“I wanted something subtle, and that’s what I got,” she explained. “I went right back to work on Monday, and nobody even knew I’d had a procedure done.”

While the operation was underway, however, Ciccone was well-aware that she was being “operated on.”

As Dr. White puts it, the procedure is not all rainbows and butterflies, and the beauty-is-pain philosophy is something his patients must still ascribe to. Though they leave his office virtually pain-free, most of Dr. White’s patients experience moderate discomfort during the actual procedure. He offers them medication to help ease the pain, which patients liken to a needle going in and out of their skin.

The doctor likes to assure his patients that their pain is not in vain, and always stops for a “halftime analysis” so they can see that the treatment has already begun working. Despite the discomfort, most of his patients have already expressed a willingness to return for subsequent “booster” treatments, including Ciccone, who currently works full time as a nurse manager at Beth Israel Medical Center.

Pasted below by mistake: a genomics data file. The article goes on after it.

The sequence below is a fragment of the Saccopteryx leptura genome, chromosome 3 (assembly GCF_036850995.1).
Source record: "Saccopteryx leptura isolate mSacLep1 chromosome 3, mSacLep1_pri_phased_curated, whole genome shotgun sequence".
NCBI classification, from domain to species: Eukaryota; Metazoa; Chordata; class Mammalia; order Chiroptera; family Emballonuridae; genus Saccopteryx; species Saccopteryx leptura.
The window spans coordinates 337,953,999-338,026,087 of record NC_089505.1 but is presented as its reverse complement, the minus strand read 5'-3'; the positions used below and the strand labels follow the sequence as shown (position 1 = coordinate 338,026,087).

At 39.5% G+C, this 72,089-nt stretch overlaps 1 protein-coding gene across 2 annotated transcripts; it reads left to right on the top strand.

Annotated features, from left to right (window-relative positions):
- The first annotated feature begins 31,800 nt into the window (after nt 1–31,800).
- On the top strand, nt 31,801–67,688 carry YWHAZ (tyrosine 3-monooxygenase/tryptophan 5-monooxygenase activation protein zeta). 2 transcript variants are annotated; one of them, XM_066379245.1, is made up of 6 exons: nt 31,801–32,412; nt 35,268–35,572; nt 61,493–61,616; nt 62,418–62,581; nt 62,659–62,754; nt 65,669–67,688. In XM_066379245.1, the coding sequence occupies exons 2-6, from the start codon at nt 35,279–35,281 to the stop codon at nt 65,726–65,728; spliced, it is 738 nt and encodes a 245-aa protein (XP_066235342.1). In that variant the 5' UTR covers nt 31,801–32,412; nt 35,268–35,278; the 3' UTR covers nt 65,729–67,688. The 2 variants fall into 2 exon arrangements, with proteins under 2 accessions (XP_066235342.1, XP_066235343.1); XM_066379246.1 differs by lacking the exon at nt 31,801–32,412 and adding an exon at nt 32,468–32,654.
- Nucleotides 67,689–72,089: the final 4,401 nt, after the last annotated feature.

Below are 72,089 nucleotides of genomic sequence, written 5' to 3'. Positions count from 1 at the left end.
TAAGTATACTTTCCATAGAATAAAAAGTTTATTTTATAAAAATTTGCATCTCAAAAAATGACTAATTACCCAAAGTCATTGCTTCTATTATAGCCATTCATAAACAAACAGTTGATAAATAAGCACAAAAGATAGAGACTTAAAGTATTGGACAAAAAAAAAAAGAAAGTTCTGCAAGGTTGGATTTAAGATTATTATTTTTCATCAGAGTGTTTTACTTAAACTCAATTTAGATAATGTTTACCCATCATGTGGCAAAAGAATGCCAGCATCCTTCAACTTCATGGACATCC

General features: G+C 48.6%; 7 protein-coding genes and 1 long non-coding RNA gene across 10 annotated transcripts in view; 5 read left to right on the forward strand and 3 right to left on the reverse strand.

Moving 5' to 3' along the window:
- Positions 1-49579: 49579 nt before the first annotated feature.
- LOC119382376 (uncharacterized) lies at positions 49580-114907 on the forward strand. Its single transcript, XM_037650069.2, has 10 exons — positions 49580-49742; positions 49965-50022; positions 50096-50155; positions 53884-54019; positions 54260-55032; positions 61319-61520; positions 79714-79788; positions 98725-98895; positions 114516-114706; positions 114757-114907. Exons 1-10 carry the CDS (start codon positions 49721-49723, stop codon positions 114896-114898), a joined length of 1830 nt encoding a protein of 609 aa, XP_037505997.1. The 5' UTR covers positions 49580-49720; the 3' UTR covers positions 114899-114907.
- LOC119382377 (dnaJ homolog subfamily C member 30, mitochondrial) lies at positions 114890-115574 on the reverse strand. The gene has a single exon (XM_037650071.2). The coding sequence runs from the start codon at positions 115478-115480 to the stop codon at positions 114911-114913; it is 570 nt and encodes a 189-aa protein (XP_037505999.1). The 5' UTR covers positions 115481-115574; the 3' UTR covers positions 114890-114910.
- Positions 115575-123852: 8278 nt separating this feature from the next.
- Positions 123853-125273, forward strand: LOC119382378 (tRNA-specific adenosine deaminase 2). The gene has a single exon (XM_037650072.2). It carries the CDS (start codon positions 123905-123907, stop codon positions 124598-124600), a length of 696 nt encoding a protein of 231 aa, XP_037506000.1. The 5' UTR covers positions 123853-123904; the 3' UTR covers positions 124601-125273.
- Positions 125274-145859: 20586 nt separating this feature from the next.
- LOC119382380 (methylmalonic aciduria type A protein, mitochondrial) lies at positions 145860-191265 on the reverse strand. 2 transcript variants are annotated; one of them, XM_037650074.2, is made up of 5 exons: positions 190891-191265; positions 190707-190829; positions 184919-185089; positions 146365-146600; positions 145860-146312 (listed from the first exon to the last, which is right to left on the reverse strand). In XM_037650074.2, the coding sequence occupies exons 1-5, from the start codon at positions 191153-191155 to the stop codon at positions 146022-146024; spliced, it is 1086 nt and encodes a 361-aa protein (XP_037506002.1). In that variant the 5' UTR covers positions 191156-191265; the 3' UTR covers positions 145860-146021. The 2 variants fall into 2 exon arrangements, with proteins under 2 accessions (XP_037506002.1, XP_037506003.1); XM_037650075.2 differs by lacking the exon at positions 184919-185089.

“I may do something surgical someday, but I’ll go back every couple of years for a while,” Ciccone said. “I just don’t have the time to take for a surgical procedure.”

But a natural anti-aging treatment that works from the inside out does come at a substantial price.

While a face full of Botox will run patients about $1,200, it is still less than any of the Ulthera treatments offered. Whether it’s the full face or several problem areas that are targeted, the cost of Ultherapy ranges anywhere from $1,500 to $4,000. Dr. White estimates that even if patients return every two years for subsequent treatments, the cost will still pale in comparison to the average $25,000 an Upper East Side surgeon rakes in for a traditional facelift.